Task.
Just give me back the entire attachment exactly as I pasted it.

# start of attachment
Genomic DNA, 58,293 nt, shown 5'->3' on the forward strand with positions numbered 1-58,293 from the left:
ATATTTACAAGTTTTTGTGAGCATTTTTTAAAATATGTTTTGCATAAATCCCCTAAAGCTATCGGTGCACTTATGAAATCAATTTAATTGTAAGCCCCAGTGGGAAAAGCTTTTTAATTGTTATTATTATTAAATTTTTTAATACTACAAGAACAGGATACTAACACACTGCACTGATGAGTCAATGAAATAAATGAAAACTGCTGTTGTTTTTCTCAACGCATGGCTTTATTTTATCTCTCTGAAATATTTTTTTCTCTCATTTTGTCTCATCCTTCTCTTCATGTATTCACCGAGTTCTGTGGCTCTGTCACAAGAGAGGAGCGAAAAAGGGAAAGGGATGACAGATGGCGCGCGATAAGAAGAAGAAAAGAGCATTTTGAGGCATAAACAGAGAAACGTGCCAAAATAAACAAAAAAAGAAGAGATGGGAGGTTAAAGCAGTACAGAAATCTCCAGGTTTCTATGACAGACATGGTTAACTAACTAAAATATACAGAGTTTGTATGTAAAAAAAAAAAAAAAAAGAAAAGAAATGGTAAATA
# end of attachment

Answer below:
Genomic DNA, 58,293 nt, shown 5'->3' on the forward strand with positions numbered 1-58,293 from the left:
ATATTTACAAGTTTTTGTGAGCATTTTTTAAAATATGTTTTGCATAAATCCCCTAAAGCTATCGGTGCACTTATGAAATCAATTTAATTGTAAGCCCCAGTGGGAAAAGCTTTTTAATTGTTATTATTATTAAATTTTTTAATACTACAAGAACAGGATACTAACACACTGCACTGATGAGTCAATGAAATAAATGAAAACTGCTGTTGTTTTTCTCAACGCATGGCTTTATTTTATCTCTCTGAAATATTTTTTTCTCTCATTTTGTCTCATCCTTCTCTTCATGTATTCACCGAGTTCTGTGGCTCTGTCACAAGAGAGGAGCGAAAAAGGGAAAGGGATGACAGATGGCGCGCGATAAGAAGAAGAAAAGAGCATTTTGAGGCATAAACAGAGAAACGTGCCAAAATAAACAAAAAAAGAAGAGATGGGAGGTTAAAGCAGTACAGAAATCTCCAGGTTTCTATGACAGACATGGTTAACTAACTAAAATATACAGAGTTTGTATGTAAAAAAAAAAAAAAAAAGAAAAGAAATGGTAAATA